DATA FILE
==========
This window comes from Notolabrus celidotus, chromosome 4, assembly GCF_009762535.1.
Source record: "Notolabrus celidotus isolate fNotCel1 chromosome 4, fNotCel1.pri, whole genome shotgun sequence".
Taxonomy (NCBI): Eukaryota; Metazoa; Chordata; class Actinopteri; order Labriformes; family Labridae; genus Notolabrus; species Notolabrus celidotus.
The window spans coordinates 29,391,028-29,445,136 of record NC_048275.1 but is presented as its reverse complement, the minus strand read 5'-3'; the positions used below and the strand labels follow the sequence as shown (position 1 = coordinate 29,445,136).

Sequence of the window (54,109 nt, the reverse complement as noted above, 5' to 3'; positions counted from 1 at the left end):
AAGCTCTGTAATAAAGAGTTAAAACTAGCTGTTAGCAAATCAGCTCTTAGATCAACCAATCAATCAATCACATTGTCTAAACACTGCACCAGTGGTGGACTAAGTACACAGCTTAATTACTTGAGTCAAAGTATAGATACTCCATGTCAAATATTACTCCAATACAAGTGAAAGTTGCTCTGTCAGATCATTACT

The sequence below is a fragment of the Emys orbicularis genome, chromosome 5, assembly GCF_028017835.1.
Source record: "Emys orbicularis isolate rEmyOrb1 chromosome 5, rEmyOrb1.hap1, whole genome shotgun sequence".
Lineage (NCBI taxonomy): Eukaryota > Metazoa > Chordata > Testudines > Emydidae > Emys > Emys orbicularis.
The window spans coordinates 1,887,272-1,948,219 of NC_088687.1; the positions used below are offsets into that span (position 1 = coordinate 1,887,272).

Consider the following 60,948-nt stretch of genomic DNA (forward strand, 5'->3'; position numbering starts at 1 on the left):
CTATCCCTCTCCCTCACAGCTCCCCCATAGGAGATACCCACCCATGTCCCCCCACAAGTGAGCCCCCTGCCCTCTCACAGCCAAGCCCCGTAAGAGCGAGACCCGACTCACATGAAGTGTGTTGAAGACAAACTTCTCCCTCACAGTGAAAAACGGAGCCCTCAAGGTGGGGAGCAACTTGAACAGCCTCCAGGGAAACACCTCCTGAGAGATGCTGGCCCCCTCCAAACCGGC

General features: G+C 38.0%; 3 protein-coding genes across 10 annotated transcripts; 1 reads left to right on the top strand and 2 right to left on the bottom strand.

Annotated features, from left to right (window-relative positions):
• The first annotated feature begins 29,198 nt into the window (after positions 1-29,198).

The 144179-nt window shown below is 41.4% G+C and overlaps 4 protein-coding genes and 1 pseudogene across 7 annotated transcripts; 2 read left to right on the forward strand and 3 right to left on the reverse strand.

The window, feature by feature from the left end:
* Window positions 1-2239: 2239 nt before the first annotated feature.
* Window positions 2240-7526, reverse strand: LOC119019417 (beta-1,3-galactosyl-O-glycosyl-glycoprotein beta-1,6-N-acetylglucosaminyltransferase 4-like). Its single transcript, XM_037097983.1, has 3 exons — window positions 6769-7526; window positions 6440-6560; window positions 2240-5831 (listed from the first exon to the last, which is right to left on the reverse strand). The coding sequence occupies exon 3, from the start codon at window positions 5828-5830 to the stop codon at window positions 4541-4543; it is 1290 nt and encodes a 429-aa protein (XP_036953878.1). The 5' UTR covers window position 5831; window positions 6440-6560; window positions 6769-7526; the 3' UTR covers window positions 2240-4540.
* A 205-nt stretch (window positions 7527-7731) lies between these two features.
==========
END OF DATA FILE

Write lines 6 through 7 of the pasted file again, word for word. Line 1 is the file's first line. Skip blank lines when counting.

AAGCTCTGTAATAAAGAGTTAAAACTAGCTGTTAGCAAATCAGCTCTTAGATCAACCAATCAATCAATCACATTGTCTAAACACTGCACCAGTGGTGGACTAAGTACACAGCTTAATTACTTGAGTCAAAGTATAGATACTCCATGTCAAATATTACTCCAATACAAGTGAAAGTTGCTCTGTCAGATCATTACT

The sequence below is a fragment of the Emys orbicularis genome, chromosome 5, assembly GCF_028017835.1.